1. On 10 May, Washington unexpectedly increased tariffs on US$200 billion worth of Chinese imports into the United States from 10% to 25%1. The decision is problematic for markets in three respects. Most economic models that we’ve seen suggest the latest set of tariffs could shave an additional 0.1 percentage point (ppt) off US growth, meaning the overall drag on US GDP could hit 0.3ppt as a result of tariff-related decisions since March 2018. This might appear mild from a macroeconomic perspective, but it nonetheless remains relevant from a corporate perspective. It’s also highly likely that US consumers will end up bearing the lion’s share of the higher import costs. While it isn’t unreasonable to assume that most companies can absorb a 10% hike in costs, a 25% jump could seriously impair profit margins. Crucially, the latest developments have shifted the consensus narrative from trade tensions are de-escalating to a growing recognition that we’re much closer to the beginning of a protracted period of heightened trade tensions than its conclusion— no wonder investors are jittery.
  2. The US president also noted that the process has begun to impose a 25% tariff on the remaining US$325 billion worth of Chinese imports that are currently untaxed2. While most economic models suggest the United States is likely to emerge as the economy that will be least hurt by such a development relative to China and Europe, the negative impact to US growth in 2020 is still likely to be around 1% (i.e., far from insignificant). US consumers are likely to be the worst affected in this scenario since consumer goods make up a significant portion of Chinese imports that have so far been spared from tariffs. Given that consumer spending remains the main engine of economic growth in the country, higher prices on electronics, apparel, and footwear could create a much larger confidence shock than we’ve witnessed so far. In other words, the economic impact of a further escalation in trade tensions is nonlinear and could be bigger than expected.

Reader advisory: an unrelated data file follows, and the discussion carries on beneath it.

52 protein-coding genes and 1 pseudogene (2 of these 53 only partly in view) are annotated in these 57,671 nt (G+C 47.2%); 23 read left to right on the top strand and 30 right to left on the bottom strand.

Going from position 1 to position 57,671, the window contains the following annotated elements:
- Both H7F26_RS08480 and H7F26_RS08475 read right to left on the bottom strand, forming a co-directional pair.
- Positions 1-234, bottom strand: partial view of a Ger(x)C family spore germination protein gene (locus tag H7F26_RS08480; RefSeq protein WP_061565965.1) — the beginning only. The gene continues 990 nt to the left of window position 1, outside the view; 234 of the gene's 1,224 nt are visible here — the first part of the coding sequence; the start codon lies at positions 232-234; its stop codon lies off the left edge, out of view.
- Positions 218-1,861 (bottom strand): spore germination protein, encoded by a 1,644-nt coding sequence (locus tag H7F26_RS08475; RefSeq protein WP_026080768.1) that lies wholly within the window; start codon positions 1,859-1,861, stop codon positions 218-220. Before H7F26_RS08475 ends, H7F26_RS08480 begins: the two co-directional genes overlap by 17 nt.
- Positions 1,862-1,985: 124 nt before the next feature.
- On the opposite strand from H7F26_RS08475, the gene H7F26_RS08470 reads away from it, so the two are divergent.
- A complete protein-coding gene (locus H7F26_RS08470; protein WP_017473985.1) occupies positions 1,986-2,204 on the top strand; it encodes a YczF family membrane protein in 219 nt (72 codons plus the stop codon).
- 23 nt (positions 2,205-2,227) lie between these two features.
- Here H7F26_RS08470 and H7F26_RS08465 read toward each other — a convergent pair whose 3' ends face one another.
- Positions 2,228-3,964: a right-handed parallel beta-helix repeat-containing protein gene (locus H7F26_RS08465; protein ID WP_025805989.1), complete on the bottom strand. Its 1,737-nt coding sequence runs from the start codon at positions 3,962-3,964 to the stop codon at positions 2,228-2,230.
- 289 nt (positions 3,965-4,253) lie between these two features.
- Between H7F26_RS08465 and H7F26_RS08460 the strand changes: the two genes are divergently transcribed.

3. On 30 May, the US administration announced that a 5% tariff would be applied to all Mexican imports beginning 10 June, and that the tariff would gradually rise to 25% by October “if Mexico still has not taken action to dramatically reduce or eliminate the number of illegal aliens crossing its territory into the United States.”3 By 7 June, however, the US administration reversed its position and announced tariffs would not be applied after both sides managed to reach an agreement. In our view, what transpired during this period signalled that the US administration isn’t singularly focused on using the threat of tariffs as a negotiation tool with China. It also added to general trade policy uncertainty and may create some short-term distortions in US business confidence and trade data.